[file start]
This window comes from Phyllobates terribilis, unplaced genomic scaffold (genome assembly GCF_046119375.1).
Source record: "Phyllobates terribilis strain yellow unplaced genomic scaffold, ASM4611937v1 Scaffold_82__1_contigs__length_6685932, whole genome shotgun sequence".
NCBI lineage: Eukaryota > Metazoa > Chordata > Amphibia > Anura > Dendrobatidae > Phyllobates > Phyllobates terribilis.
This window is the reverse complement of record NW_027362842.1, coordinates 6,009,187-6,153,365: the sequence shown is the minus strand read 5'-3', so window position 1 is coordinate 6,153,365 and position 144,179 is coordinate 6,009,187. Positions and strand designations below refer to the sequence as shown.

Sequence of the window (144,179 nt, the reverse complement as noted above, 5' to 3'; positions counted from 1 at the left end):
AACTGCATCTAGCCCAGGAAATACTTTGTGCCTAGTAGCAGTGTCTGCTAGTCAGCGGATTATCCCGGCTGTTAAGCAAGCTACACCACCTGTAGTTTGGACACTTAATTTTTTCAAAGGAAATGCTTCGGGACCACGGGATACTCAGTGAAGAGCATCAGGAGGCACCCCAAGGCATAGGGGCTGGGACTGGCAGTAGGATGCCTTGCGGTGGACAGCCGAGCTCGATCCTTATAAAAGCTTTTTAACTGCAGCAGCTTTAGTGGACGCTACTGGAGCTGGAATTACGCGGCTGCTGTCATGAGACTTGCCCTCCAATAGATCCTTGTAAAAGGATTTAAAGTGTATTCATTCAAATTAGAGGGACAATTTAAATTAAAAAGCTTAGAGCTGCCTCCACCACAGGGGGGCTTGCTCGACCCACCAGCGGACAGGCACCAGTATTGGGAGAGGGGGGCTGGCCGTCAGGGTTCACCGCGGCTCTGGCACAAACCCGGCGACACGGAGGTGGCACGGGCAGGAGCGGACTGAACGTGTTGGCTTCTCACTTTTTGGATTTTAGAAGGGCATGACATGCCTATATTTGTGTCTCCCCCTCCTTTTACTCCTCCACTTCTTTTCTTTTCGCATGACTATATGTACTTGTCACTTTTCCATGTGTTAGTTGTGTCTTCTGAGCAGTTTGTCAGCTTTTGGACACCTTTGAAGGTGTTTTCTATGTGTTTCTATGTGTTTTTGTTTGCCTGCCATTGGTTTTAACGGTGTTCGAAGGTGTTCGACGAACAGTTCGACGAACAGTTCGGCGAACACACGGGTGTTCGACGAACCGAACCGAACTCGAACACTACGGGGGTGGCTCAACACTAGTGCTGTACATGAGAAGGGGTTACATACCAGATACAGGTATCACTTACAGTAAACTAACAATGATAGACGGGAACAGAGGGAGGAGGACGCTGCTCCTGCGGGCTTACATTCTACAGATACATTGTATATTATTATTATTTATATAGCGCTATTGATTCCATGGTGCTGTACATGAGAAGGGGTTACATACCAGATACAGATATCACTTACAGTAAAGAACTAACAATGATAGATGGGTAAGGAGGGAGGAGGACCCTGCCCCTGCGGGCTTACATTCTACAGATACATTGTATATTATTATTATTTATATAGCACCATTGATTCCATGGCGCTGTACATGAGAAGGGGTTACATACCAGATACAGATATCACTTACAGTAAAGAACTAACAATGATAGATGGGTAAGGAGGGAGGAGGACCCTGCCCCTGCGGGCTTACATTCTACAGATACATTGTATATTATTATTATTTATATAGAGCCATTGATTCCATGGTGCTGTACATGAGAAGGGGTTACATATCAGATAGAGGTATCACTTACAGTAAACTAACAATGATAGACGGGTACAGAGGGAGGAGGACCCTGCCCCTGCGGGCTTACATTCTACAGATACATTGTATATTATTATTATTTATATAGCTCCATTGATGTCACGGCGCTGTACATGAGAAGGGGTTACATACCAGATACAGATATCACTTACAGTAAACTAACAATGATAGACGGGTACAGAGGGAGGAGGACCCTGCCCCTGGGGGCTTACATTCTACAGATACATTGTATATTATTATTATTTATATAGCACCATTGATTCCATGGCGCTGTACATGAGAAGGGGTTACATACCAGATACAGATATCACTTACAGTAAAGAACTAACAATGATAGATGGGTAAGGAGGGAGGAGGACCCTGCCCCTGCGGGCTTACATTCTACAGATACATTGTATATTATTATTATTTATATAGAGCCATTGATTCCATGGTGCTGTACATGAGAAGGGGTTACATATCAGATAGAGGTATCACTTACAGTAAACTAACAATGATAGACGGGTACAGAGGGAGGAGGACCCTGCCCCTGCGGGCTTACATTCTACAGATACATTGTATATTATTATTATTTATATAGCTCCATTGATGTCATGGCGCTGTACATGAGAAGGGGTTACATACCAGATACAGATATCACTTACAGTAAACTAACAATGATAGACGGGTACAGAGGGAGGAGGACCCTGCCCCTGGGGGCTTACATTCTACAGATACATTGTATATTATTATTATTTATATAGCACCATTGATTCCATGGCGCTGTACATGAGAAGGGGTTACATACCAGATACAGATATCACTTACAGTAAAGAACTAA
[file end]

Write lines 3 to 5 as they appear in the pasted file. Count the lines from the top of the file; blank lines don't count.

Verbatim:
NCBI lineage: Eukaryota > Metazoa > Chordata > Amphibia > Anura > Dendrobatidae > Phyllobates > Phyllobates terribilis.
This window is the reverse complement of record NW_027362842.1, coordinates 6,009,187-6,153,365: the sequence shown is the minus strand read 5'-3', so window position 1 is coordinate 6,153,365 and position 144,179 is coordinate 6,009,187. Positions and strand designations below refer to the sequence as shown.

Sequence of the window (144,179 nt, the reverse complement as noted above, 5' to 3'; positions counted from 1 at the left end):